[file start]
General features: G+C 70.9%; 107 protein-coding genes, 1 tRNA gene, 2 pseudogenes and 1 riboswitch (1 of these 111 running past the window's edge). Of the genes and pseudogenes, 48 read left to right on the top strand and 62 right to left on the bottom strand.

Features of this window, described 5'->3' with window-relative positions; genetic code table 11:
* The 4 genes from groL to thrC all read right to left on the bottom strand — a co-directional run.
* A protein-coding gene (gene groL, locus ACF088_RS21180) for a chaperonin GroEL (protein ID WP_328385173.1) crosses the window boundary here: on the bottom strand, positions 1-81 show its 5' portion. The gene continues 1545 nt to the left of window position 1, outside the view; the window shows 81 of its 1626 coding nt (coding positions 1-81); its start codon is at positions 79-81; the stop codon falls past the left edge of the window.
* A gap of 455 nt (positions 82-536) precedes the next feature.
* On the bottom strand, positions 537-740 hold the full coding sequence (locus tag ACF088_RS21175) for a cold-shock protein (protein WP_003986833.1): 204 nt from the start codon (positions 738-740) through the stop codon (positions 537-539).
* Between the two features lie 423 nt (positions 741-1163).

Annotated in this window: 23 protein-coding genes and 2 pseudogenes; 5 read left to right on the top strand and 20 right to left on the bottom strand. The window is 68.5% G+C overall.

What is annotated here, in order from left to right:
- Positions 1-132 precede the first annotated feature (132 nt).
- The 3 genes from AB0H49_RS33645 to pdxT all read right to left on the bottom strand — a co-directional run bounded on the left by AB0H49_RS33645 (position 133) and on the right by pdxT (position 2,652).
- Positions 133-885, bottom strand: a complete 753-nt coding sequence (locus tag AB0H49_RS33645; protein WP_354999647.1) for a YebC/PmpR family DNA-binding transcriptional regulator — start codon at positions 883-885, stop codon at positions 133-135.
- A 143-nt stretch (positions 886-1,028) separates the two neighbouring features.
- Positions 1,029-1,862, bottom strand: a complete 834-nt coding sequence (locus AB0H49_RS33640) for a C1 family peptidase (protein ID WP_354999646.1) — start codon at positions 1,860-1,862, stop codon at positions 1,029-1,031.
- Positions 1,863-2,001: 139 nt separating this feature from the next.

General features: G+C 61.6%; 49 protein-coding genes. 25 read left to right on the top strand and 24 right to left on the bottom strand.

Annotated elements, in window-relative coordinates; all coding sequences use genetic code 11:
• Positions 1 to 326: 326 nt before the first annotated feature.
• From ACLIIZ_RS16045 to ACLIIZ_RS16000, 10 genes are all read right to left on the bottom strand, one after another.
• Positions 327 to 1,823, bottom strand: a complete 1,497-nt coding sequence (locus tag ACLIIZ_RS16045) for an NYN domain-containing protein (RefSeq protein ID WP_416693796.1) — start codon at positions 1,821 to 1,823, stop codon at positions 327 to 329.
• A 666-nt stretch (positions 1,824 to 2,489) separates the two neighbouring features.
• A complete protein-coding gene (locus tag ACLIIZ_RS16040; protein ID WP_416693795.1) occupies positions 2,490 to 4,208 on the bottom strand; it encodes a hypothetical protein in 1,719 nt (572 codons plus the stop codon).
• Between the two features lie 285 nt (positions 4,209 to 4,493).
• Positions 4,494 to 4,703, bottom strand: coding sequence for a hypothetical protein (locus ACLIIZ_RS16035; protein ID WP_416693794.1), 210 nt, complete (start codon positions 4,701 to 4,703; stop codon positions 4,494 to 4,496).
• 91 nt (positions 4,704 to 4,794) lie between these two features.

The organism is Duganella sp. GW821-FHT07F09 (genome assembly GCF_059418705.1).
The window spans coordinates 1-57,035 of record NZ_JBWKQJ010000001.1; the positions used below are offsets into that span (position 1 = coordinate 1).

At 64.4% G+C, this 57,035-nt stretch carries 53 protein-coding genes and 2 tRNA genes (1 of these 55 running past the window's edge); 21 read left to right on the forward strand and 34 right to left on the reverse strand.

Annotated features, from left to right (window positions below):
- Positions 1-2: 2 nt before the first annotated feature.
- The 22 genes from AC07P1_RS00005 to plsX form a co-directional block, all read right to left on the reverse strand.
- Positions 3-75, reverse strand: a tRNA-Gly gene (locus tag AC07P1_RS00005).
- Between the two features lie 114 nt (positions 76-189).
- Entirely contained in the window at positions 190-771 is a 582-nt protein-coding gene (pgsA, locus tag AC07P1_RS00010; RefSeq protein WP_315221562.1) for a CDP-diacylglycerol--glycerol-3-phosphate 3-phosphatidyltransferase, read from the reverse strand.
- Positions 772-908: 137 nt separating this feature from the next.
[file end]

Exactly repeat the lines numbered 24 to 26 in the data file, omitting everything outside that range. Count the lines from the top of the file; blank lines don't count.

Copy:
• Positions 4,494 to 4,703, bottom strand: coding sequence for a hypothetical protein (locus ACLIIZ_RS16035; protein ID WP_416693794.1), 210 nt, complete (start codon positions 4,701 to 4,703; stop codon positions 4,494 to 4,496).
• 91 nt (positions 4,704 to 4,794) lie between these two features.

The organism is Duganella sp. GW821-FHT07F09 (genome assembly GCF_059418705.1).